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Some Covid Links

The Covidocracy doesn’t care what people suffer from as long as that suffering isn’t caused directly by Covid-19. This attitude, my friends, is Covid Derangement Syndrome.

Starting at around the 18-minute, 40-second mark, David Brody talks with Jay Bhattacharya, including about the Delta variant. (By the way, this interview, sadly, is no longer available on YouTube.)

Omar Khan speaks with Sunetra Gupta.

Even when the highest court in the land agrees that the Covidocracy is exercising unlawful powers, that Court refuses to halt the exercise of those powers.

Nine months after the Great Barrington Declaration was ridiculed for attacking a straw man, the straw man continues his calamitous global romping…. including, still, in the once-free country of Great Britain.

No one should have any sympathy for hypocritical covidocrats who so cruelly obstructed our humanity. A slice:

Mr [Matt] Hancock has always been one of the most emphatic for the rules. In internal government debates, he has invariably pushed for the toughest restrictions and wanted 10-year jail sentences as a penalty for trying to dodge draconian quarantine rules. “I make no apologies for the strength of these measures,” he said: they’d target a “minority who don’t want to follow the rules.” Who, presumably, he thinks, deserve everything coming their way. When two women were fined by police for walking together, Mr Hancock was unforgiving. “Every time you try to flex the rules,’ he said, “that could be fatal”.

Like Neil Ferguson’s tryst with his lover last year and Dominic Cummings’ notorious road trip to Barnard Castle, the Hancock imbroglio will be a bookmark in the Covid-19 story. The first two scandals were broadly forgiven after the vaccine success: a great many mistakes made last year, by every country in the world. But the vaccination programmes were supposed to pave the way back to normality. Things are safe, which is why ministers are acting normally. But the public is not (yet) allowed to carry on as before. Politically, it’s a sensitive mix.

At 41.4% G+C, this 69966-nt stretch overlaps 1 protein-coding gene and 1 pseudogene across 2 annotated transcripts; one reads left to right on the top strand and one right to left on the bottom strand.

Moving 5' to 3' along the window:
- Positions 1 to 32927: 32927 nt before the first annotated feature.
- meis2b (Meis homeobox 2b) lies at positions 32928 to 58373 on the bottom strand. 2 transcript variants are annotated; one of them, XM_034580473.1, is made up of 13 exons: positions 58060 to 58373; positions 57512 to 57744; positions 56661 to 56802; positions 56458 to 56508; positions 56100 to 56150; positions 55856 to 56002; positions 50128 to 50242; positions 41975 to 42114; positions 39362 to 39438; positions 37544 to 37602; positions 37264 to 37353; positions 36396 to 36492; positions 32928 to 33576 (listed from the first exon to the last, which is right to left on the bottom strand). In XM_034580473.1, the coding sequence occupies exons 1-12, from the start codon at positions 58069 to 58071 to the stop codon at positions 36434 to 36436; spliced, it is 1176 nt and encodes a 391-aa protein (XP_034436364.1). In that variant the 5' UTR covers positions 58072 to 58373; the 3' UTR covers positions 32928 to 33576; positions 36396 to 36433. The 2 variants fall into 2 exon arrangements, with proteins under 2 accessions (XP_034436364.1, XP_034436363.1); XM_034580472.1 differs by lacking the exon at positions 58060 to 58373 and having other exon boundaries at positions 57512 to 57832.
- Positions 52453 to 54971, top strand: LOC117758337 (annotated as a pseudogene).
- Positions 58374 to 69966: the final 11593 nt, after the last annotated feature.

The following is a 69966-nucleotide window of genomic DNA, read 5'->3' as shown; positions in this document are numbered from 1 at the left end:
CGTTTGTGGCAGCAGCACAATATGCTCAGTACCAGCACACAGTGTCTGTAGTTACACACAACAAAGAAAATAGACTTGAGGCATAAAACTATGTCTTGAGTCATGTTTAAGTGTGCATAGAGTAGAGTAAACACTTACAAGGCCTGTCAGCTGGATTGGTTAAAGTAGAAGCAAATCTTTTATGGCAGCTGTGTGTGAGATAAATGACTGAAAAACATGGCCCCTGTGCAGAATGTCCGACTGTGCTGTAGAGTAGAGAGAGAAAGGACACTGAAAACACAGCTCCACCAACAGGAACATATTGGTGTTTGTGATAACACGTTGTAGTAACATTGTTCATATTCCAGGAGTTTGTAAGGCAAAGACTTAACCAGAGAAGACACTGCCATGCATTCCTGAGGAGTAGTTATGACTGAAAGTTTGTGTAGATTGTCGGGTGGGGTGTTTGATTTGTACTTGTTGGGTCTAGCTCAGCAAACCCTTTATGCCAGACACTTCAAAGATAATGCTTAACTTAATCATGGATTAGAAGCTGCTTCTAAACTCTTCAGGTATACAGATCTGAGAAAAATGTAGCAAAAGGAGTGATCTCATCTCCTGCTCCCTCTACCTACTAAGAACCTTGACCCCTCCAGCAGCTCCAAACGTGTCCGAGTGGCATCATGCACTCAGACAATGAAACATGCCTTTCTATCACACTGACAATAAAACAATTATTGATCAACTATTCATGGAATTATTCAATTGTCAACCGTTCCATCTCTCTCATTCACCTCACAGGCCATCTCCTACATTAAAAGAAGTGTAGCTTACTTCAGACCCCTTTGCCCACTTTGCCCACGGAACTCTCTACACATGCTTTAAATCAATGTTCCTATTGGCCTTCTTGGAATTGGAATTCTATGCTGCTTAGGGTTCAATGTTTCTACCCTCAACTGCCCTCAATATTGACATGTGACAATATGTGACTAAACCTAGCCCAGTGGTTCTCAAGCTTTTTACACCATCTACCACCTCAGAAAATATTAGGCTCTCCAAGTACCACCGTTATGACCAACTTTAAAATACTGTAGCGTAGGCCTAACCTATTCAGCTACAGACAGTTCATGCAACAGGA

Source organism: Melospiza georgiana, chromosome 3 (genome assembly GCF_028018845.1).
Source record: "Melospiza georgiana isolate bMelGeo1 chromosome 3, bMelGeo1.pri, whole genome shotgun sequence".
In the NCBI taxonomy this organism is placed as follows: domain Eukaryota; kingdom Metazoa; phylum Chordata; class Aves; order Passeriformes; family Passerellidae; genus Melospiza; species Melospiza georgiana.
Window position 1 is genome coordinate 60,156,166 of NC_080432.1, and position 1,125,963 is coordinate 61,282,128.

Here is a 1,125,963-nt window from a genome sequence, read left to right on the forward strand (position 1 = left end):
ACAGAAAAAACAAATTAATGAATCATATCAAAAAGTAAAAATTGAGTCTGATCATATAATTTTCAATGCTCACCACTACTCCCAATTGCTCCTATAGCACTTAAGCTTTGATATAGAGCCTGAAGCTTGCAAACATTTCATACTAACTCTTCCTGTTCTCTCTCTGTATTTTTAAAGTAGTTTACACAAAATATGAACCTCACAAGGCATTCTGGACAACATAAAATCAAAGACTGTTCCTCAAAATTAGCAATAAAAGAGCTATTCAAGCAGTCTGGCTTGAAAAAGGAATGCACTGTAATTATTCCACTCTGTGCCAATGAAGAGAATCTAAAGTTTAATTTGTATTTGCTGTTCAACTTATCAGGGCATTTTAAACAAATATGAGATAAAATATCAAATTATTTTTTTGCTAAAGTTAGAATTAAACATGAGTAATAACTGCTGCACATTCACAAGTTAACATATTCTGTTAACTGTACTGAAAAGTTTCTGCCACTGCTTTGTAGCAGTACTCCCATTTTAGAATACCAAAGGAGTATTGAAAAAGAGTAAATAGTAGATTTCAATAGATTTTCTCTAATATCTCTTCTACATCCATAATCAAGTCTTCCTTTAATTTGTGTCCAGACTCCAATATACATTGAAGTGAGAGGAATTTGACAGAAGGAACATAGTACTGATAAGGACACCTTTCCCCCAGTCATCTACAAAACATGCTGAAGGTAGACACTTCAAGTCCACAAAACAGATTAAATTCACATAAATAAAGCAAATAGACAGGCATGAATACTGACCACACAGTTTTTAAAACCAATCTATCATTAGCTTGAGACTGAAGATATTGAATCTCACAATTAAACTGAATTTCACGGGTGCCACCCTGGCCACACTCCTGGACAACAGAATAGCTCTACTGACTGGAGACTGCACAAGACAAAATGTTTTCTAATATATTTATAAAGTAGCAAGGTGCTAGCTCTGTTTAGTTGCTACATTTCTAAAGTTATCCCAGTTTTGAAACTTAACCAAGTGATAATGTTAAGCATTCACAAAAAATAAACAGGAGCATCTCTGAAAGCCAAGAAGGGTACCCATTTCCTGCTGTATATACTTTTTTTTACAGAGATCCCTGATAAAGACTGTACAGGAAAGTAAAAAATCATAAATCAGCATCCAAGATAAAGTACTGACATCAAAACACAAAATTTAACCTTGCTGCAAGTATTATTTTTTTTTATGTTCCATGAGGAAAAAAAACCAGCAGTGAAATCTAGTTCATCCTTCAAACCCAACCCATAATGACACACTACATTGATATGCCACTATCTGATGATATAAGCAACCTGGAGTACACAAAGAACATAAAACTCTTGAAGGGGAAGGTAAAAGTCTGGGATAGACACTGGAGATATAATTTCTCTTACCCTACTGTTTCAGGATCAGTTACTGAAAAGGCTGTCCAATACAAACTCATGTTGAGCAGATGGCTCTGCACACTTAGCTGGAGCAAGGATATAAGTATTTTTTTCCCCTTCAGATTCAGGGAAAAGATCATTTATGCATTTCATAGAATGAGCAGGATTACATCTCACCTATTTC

At the start of the pandemic, ministers were astonished how closely people followed the rules. The first lockdown was delayed, in part, because it was argued that Britons would tire of restrictions after a few weeks. It might not have taken long for “lockdown fatigue” to overcome those making the rules, but the public went through months of sacrifice – even if studies suggested that stay-at-home diktats were far more than was needed to force back the virus. The bans on intimacy, even guidance on hugging: very little of that was based on science.

Stuart Ritchie is beginning to doubt the seriousness of Long Covid. A slice:

Still, as the medical scientist Adam Gaffney has argued, it’s likely that some substantial proportion of people reporting Long Covid are actually people who’ve never had the virus. Which might help us understand why the numbers on Long Covid are so weird. Some sources argue that “10-30%” of people who have had a Covid infection go on to experience it — which is itself already quite a range. But look at a UK study released this week (which hasn’t yet been peer-reviewed and is in preprint form). The researchers — some of whom are colleagues of mine — were able to dig into electronic health records from the NHS, and produced a startling figure. Of the 1,199,812 people they found who’d had a positive test for Covid, been hospitalised for Covid or been otherwise diagnosed with Covid, just 3,327 had also reported Long Covid — that’s 0.27%, a different universe from the other numbers.

Amelia Janaskie and Ryan Yonk survey some studies on excess deaths and Covid lockdowns.

Tell me again why Australia deserves applause for its response to Covid.